A Philosopher's Blog

And then I stopped Reading Newsweek…

Posted in Ethics, Philosophy by Michael LaBossiere on June 30, 2011
Cover of the May 13, 1940 issue of Newsweek ma...

Remember when Newsweek used real images?

I’ve read Newsweek for decades. As I recall, my mother subscribed to it and I also read it at school. I eventually subscribed to it myself and found it to be of reasonably good quality with some top notch contributors. Like much of the printed media, Newsweek began to fell victim to the rise of the internet and, although the magazine created a web page, it seemed to have difficulty keeping up with the times. Some of its top people moved on to other venues and the magazine struggled to remain relevant and profitable.

Since I have been involved in a home improvement marathon, I just got around to looking at the latest issue of the magazine. For some strange reason, they decided to add a computer-aged image of Princess Di to a photograph featuring Kate Middleton and used this as the cover. The feature story, by editor Tina Brown, is a counter-factual piece that speculates what Princess Di would be like now, if she had not died.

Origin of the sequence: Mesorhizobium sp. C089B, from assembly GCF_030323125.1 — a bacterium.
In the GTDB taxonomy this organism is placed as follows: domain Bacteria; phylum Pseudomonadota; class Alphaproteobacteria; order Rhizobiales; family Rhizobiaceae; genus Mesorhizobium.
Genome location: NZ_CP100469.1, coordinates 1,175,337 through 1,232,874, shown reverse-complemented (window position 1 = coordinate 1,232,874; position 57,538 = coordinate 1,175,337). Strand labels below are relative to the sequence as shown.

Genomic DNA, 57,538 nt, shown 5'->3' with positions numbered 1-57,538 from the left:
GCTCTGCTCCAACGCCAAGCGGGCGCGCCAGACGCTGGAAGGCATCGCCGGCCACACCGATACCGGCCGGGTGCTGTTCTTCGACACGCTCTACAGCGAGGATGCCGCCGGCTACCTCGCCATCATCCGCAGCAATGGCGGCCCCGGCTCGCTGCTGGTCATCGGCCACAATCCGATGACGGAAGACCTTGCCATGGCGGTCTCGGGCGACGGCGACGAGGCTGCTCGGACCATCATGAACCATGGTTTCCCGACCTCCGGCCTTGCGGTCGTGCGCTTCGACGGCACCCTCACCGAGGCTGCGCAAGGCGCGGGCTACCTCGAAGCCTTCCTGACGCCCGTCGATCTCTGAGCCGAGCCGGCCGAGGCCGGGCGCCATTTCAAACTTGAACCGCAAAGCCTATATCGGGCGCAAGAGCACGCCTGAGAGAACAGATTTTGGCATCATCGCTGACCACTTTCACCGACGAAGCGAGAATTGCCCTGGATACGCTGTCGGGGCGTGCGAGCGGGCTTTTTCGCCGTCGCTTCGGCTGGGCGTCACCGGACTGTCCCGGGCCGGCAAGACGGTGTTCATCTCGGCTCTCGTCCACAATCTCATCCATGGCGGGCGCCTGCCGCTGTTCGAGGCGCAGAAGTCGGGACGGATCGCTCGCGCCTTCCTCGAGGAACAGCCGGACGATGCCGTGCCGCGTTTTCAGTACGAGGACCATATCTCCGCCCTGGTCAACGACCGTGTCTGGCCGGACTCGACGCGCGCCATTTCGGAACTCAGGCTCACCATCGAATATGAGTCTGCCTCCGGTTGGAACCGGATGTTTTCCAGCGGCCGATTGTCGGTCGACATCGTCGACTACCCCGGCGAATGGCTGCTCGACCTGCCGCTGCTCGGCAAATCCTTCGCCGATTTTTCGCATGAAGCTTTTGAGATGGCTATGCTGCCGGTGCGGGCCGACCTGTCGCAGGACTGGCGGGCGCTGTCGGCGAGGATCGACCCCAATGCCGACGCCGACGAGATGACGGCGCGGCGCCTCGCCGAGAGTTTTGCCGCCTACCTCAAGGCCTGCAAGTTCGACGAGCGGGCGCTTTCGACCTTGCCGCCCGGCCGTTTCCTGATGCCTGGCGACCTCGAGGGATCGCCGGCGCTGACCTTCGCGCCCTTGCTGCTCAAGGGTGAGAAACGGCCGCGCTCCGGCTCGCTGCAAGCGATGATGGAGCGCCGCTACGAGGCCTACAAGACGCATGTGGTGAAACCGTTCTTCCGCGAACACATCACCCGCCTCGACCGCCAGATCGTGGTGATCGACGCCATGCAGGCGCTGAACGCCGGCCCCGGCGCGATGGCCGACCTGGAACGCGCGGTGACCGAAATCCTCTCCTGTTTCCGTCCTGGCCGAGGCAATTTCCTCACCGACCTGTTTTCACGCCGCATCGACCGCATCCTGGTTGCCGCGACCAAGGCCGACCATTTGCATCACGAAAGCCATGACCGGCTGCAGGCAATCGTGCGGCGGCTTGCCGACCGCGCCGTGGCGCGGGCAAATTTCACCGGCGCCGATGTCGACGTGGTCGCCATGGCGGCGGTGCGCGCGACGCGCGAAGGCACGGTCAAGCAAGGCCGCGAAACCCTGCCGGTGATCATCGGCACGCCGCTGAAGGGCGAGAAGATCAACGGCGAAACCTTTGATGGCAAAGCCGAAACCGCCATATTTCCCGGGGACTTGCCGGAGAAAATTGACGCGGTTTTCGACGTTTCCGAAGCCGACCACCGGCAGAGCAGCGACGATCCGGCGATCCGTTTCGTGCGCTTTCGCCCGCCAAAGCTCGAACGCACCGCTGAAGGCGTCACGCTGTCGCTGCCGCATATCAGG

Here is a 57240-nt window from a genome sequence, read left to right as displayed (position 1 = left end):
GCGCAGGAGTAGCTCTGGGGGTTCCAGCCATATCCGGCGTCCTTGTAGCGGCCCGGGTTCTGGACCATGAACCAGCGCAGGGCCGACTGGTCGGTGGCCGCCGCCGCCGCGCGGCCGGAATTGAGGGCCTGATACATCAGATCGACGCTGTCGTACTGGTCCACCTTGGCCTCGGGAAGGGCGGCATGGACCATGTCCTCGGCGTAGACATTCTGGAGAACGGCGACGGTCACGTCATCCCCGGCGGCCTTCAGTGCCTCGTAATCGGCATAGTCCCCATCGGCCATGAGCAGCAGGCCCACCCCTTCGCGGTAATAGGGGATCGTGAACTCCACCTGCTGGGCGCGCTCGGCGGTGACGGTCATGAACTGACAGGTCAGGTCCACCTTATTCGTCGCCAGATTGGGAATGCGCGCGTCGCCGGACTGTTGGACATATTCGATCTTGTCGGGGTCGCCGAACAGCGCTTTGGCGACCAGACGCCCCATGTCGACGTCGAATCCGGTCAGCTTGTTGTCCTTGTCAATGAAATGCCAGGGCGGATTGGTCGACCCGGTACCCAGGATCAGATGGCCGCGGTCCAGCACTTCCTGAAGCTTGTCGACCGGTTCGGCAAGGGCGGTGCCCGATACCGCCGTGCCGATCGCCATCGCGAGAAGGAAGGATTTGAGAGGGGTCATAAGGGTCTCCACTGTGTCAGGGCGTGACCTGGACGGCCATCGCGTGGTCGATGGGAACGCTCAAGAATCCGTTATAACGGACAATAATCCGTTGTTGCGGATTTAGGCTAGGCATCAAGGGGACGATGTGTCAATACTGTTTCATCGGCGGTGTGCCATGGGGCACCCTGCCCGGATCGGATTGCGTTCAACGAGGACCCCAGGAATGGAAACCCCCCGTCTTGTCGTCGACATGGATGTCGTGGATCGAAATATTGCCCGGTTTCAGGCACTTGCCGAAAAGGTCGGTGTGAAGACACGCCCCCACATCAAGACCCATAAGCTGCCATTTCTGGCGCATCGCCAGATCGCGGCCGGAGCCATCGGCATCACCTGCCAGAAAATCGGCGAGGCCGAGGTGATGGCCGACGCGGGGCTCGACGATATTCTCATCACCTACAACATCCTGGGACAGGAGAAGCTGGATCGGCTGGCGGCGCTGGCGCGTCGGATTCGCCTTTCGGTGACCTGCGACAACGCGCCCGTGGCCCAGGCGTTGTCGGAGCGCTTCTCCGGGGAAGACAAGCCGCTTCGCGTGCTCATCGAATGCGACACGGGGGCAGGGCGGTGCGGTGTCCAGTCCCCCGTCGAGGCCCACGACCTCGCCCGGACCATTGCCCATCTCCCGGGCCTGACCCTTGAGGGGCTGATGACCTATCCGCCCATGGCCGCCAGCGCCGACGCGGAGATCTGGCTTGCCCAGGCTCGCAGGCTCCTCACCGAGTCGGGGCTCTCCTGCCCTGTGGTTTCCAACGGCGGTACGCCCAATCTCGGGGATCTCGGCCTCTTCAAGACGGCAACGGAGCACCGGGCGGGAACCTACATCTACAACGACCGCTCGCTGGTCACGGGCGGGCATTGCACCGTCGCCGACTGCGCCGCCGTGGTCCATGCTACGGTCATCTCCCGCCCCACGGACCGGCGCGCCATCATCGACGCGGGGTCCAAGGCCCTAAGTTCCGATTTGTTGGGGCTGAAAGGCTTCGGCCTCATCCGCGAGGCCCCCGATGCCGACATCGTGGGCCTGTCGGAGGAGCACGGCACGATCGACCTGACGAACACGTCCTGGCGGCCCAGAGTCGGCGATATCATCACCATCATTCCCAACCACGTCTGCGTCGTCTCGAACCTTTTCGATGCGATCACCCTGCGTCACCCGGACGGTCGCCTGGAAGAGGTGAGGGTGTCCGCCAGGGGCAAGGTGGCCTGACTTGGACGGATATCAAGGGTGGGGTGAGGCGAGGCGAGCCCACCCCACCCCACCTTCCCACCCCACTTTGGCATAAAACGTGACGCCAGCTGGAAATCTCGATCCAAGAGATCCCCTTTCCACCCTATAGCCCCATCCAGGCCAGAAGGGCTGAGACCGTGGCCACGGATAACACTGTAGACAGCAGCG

While such alternative timelines can be interesting as science fiction or as academic exercises in what might have been, they generally seem to be out of place in the context of the news. After all, fiction and speculation deal with what might have been. The news is supposed to deal with what is (or was).

True, there can be some merit in including some speculation about what might have been if certain things had been different. However, for the news this should remain a small part of the whole (specifically in the editorial realm), rather than a major focus of the story. Otherwise, it will cross over from being news to being science fiction. The fact that Newsweek is engaging in this sort of thing is a clear indicator of what the magazine has become.

This sort of speculative story could, perhaps be forgiven as a lame attempt to cash in on what would have been Lady Di’s upcoming birthday. However, creating a doctored image for the story certainly crosses an important line.

As noted above, a publication that purports to be a news publication needs to remain within the realm of news. This is supposed to be the realm of facts. As such, images used by a news source should be real images, not modified. While Newsweek did not stoop quite to the level of a tabloid (the level at which one might claim that Princess Di is still alive and offer up a doctored photo as evidence), this is certainly a step down from legitimate news.